Early childhood development is multidimensional, encompassing several aspects of a child’s well-being: physical, social, emotional and mental. Healthy development generally takes place in a series of predictable and common stages: As they grow older and their brain matures, children learn increasingly complex skills and become progressively more independent. However, children can develop at different paces and may reach developmental milestones at different times. What is considered normal child development also varies across cultures and environments, since expectations and parenting strategies may differ not only among countries but also among cultural, ethnic or religious groups within the same country.
Despite variations in the pace at which individual children develop, and the cultural and contextual differences in terms of parenting and early education practices, all children benefit from adequate and enriching environments in which they can survive, thrive and develop to their fullest potential. The Convention on the Rights of the Child clearly highlights the importance of early child development, stating that a child has a right to develop to “the maximum extent possible” (article 6), and that “States Parties recognize the right of every child to a standard of living adequate for the child’s physical, mental, spiritual, moral and social development” (article 27).
Measuring children’s development is a complex undertaking. In order to capture information on children’s achievement of some universal developmental milestones across countries, UNICEF along with a technical advisory group developed, within the context of the Multiple Indicator Cluster Surveys (MICS), a set of specific questions posed to mothers/caregivers to measure the overall developmental status of children within the domains of physical, literacy-numeracy, social-emotional and learning. This 10-item index – the Early Childhood Development Index, or ECDI – was added to the MICS beginning in 2009, and has since been used in over 70 countries. For more information about how the MICS ECDI was developed, please see here.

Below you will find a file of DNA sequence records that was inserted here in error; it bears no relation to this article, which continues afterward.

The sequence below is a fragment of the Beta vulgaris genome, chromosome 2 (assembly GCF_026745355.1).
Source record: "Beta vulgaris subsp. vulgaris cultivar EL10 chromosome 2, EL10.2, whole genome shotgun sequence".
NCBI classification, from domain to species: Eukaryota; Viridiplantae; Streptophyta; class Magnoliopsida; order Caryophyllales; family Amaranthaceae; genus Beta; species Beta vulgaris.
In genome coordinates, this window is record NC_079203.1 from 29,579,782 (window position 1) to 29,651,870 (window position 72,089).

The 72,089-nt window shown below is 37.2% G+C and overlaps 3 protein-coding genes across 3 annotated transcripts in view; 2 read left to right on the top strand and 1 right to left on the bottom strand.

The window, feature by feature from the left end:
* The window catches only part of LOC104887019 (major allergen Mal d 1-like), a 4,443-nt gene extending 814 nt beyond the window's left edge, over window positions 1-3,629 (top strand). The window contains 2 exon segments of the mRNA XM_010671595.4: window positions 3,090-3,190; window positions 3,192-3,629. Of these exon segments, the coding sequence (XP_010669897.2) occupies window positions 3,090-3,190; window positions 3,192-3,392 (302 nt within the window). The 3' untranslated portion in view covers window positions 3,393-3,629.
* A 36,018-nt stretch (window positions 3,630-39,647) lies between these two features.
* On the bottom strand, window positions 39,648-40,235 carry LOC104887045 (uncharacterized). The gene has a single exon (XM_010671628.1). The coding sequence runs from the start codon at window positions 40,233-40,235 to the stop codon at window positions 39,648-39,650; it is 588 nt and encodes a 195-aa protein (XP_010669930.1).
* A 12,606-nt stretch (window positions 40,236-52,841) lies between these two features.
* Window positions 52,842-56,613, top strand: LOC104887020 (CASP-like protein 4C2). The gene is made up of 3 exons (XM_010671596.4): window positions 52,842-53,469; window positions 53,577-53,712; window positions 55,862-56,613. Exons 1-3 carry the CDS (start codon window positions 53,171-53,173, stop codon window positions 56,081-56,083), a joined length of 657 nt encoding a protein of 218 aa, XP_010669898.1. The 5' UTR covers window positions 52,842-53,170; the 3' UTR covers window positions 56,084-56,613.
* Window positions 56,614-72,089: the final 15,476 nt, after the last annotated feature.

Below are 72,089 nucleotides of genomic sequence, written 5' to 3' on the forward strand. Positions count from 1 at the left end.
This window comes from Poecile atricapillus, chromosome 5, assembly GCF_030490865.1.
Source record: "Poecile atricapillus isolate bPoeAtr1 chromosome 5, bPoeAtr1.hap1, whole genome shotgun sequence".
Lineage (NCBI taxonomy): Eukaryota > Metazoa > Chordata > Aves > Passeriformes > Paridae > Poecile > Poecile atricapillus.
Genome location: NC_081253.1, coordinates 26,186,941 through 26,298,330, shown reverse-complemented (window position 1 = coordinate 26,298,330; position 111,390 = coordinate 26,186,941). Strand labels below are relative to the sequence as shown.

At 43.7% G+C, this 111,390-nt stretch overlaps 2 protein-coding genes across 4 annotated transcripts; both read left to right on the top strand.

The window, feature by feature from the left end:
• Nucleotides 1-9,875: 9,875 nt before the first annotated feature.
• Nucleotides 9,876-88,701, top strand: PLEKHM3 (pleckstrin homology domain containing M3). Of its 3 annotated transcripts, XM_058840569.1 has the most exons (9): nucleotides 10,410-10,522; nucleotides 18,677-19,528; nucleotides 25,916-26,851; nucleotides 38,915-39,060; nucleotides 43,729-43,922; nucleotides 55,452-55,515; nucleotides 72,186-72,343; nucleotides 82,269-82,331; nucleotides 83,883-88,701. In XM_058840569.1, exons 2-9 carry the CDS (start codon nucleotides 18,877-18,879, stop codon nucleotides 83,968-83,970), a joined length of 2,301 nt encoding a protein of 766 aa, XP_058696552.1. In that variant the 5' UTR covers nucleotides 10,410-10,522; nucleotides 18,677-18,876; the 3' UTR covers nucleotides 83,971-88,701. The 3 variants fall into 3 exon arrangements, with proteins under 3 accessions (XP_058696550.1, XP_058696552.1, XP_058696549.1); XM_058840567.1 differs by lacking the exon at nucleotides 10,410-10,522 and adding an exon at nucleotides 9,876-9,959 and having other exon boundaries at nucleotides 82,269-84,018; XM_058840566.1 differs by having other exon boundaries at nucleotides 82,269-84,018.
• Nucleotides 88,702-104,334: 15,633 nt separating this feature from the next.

The importance of ECD as a necessary and central component of global and national development has been recognized by the international community through the inclusion of a dedicated target (4.2) and indicator (4.2.1) within the Sustainable Development Goals (SDGs). Since the adoption of the SDGs, the ECDI has been used as the measure of a proxy indicator for global reporting on 4.2.1. However, UNICEF, as custodian agency of 4.2.1, was tasked with leading methodological work to develop a new universal methodology and measure of early childhood development outcomes better aligned with the indicator definition for 4.2.1. More information on this new measure, the ECDI2030, can be found here.
Status of early childhood development as measured by the MICS ECDI
In the majority of countries and areas with available data, more than half of children between the ages of 3 and 4 are developmentally on track in three of the following four domains: literacy-numeracy, physical development, social-emotional development and learning. However, the proportion of children who are developmentally on track overall varies widely across countries, from 36 per cent in Central African Republic to 97 per cent in Serbia.
In most countries, more than half of children overall are developmentally on track
Percentage of children aged 36 to 59 months who are developmentally on track in at least three of the following domains: literacy-numeracy, physical development, social-emotional development and learning, in countries and areas with available data